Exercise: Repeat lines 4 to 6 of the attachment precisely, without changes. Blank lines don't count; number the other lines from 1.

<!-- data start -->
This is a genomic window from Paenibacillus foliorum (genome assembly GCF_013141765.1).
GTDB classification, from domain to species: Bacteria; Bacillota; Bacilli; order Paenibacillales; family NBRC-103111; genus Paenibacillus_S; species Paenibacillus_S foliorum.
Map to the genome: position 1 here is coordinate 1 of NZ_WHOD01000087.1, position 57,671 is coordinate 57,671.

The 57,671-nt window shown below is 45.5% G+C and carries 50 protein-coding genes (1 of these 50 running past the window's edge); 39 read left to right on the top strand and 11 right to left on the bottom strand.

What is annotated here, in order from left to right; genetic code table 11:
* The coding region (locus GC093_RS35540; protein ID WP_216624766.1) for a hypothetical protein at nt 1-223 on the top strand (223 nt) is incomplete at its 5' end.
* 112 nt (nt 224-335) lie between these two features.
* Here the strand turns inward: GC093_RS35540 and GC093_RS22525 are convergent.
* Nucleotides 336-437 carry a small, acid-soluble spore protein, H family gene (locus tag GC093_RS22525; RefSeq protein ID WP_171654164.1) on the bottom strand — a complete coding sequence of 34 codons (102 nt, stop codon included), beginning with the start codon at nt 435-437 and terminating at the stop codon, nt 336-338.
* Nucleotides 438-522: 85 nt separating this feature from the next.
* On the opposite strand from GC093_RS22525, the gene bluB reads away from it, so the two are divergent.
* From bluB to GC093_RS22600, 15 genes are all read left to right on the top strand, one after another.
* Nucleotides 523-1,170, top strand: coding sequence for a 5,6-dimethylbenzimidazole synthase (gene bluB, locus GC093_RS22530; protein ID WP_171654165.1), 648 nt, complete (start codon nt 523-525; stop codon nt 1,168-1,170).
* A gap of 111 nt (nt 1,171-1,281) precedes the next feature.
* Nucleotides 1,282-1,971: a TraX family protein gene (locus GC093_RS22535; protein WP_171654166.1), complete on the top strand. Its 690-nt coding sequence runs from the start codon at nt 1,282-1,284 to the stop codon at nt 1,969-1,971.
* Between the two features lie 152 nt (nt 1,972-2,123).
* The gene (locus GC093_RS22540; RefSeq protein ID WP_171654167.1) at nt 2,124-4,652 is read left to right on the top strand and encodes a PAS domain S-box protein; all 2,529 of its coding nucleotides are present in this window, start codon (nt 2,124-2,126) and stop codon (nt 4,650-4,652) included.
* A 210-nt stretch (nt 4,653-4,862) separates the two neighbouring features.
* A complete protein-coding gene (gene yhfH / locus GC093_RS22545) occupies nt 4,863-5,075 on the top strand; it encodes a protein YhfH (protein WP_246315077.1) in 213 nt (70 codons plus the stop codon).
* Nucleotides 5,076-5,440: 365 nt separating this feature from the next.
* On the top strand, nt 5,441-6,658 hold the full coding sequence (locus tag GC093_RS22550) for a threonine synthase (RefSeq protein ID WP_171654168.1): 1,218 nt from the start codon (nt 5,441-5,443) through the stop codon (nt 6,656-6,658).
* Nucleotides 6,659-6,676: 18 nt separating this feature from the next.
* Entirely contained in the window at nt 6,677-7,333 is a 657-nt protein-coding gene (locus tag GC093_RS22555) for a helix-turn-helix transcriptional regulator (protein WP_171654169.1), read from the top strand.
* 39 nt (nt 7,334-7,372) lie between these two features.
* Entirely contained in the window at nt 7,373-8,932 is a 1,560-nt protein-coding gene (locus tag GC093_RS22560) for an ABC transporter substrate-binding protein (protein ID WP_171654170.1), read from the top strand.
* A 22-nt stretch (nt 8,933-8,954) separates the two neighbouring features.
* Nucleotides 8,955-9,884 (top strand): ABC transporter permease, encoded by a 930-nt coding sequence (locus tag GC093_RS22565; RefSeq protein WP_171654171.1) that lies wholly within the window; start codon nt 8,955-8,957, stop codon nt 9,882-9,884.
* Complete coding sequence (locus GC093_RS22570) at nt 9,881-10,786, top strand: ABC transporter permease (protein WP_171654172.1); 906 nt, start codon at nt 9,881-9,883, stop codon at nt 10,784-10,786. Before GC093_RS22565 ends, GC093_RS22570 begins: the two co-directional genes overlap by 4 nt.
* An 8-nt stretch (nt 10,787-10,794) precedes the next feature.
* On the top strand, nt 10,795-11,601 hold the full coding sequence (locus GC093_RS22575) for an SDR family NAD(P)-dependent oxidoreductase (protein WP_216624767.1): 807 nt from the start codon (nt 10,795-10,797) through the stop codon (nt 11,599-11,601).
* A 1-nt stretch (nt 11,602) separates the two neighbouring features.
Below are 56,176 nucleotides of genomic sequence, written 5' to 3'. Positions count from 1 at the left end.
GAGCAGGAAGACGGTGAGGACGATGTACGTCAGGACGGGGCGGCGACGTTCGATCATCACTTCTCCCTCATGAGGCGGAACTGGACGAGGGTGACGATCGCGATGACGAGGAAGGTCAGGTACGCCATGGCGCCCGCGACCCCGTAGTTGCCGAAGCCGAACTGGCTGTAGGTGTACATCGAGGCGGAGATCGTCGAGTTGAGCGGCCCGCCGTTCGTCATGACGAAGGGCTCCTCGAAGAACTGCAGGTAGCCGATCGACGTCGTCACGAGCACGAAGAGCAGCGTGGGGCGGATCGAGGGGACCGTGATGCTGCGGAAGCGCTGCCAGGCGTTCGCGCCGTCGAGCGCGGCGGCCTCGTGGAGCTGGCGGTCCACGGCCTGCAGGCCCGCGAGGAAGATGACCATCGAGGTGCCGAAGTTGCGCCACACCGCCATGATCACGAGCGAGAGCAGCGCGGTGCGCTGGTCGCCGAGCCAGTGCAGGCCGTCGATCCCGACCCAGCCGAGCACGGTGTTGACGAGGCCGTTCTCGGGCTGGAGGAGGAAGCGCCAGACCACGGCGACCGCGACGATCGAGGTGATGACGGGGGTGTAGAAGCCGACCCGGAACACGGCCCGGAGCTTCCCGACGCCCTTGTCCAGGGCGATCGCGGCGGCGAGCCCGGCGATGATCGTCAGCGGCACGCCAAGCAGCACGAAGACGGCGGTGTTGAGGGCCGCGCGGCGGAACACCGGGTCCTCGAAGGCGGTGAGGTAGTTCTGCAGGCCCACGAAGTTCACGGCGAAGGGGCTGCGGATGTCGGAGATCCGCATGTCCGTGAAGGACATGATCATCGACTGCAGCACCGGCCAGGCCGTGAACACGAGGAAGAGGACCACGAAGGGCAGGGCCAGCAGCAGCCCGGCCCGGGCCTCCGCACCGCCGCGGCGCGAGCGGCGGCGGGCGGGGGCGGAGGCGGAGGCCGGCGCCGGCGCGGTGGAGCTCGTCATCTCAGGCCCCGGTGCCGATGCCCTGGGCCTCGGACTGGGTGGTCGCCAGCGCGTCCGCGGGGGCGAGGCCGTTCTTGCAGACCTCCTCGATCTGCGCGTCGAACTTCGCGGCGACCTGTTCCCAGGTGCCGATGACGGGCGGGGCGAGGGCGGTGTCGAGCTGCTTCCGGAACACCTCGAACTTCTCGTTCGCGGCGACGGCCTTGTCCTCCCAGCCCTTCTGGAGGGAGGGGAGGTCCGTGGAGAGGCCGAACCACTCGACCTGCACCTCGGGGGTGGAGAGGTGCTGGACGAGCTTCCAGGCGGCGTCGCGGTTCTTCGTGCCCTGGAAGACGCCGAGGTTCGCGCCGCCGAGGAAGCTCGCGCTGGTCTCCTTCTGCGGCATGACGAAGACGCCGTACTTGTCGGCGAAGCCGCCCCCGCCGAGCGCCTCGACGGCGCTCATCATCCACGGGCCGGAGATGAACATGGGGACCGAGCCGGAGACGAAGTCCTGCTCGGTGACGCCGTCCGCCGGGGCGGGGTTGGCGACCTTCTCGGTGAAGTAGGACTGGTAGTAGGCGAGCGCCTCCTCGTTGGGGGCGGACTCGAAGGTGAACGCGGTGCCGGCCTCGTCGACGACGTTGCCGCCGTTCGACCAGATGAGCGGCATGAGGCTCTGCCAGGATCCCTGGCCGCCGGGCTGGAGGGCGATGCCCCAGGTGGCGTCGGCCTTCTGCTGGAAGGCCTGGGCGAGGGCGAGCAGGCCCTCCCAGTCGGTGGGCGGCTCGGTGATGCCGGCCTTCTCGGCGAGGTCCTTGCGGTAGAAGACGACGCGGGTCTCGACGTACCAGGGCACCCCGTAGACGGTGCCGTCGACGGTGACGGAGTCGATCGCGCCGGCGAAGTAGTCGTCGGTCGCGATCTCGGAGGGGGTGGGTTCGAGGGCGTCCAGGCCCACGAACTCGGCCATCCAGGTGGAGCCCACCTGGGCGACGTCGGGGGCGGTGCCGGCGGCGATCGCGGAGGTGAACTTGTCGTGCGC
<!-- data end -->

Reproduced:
The 57,671-nt window shown below is 45.5% G+C and carries 50 protein-coding genes (1 of these 50 running past the window's edge); 39 read left to right on the top strand and 11 right to left on the bottom strand.

What is annotated here, in order from left to right; genetic code table 11:
* The coding region (locus GC093_RS35540; protein ID WP_216624766.1) for a hypothetical protein at nt 1-223 on the top strand (223 nt) is incomplete at its 5' end.